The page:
Indigenous Literature and the Arts of Community

Deadline extended to June 30, 2016 from March 15, 2016

This special issue of Canadian Literature was inspired by the inaugural gathering of the Indigenous Literary Studies Association (ILSA), entitled “The Arts of Community,” which was held at Six Nations of the Grand River in October 2015. Seeking to catalyze and continue the conversations developed at that event, Canadian Literature invites submissions that explore new ways of thinking about Indigenous literary arts and community engagement.

We invite submissions by scholars, knowledge-keepers, artists, and community members that consider questions pertaining to community and Indigenous literature. We welcome academic papers, as well as creative critical pieces in alternative formats, for potential inclusion in a print issue of the journal and/or an affiliated online resource hub at We are particularly interested in work that pursues strategies for moving beyond academic lip-service regarding “community consultation,” which too often replicates colonial power structures, and instead discusses methods of building relationships among scholars, artists, educational institutions, and Indigenous communities and nations based on reciprocity and respect. We therefore solicit submissions that engage with Indigenous literary arts to consider how research can become more accountable to the interests, concerns, and intellectual pursuits of Indigenous communities. Imagining literary creativity expansively, we welcome work that engages with literature, film, theatre, storytelling, song, hip hop, and other forms of narrative expression.

While open to all submissions dealing with Indigenous literary arts, we encourage work that engages with the following topics:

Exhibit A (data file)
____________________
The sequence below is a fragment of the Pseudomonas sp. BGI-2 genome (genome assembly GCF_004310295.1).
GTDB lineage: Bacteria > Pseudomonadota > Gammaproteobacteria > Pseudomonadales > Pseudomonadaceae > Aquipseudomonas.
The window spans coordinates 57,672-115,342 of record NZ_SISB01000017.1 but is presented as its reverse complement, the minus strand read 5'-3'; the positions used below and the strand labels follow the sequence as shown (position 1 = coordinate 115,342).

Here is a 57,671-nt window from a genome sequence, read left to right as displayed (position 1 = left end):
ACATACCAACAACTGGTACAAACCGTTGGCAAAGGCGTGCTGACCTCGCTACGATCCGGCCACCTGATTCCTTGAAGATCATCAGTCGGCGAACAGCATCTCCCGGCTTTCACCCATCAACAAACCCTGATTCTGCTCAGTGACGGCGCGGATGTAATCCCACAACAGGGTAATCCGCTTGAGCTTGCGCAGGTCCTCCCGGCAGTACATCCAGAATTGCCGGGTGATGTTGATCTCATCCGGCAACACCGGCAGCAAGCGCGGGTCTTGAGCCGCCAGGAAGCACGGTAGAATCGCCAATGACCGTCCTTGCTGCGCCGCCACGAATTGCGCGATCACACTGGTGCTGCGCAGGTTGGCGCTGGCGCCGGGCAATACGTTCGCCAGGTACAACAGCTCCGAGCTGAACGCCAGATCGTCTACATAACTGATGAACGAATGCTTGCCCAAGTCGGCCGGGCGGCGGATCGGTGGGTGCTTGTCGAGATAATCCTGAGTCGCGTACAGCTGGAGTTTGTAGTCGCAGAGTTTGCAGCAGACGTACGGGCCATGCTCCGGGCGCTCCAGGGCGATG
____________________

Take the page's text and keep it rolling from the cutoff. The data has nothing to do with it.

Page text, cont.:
• the reciprocal influences of the arts on the meaning of “community” and of communities on the meaning of “art”
  • the role of narrative arts in depicting, defining, addressing, and creating Indigenous communities
  • the role of Indigenous communities in refining, expanding, and challenging understandings of art
  • the responsibilities of artists and/or scholars to the communities of which they are part and to the communities addressed by and in their work
  • the ethics of mobilizing and/or demobilizing community-specific Indigenous knowledge in scholarship or art
  • the capacity of methodologies and practices prioritized in Indigenous literary studies to serve the needs of Indigenous communities

Given the significance of place to Indigenous understandings of community, and in acknowledgement of the territories in which the inaugural gathering of ILSA was held, we also invite work dealing with Haudenosaunee narrative arts, the literary history (and future) of Six Nations, and the legacy of E. Pauline Johnson Tekahionwake.

The deadline for submissions is March 15, 2016. All papers submitted will undergo a formal peer review process through Canadian Literature. Essays should follow current MLA bibliographic format (MLA Handbook, 7th ed.) Maximum word length for articles is 6500 words, which includes endnotes and works cited.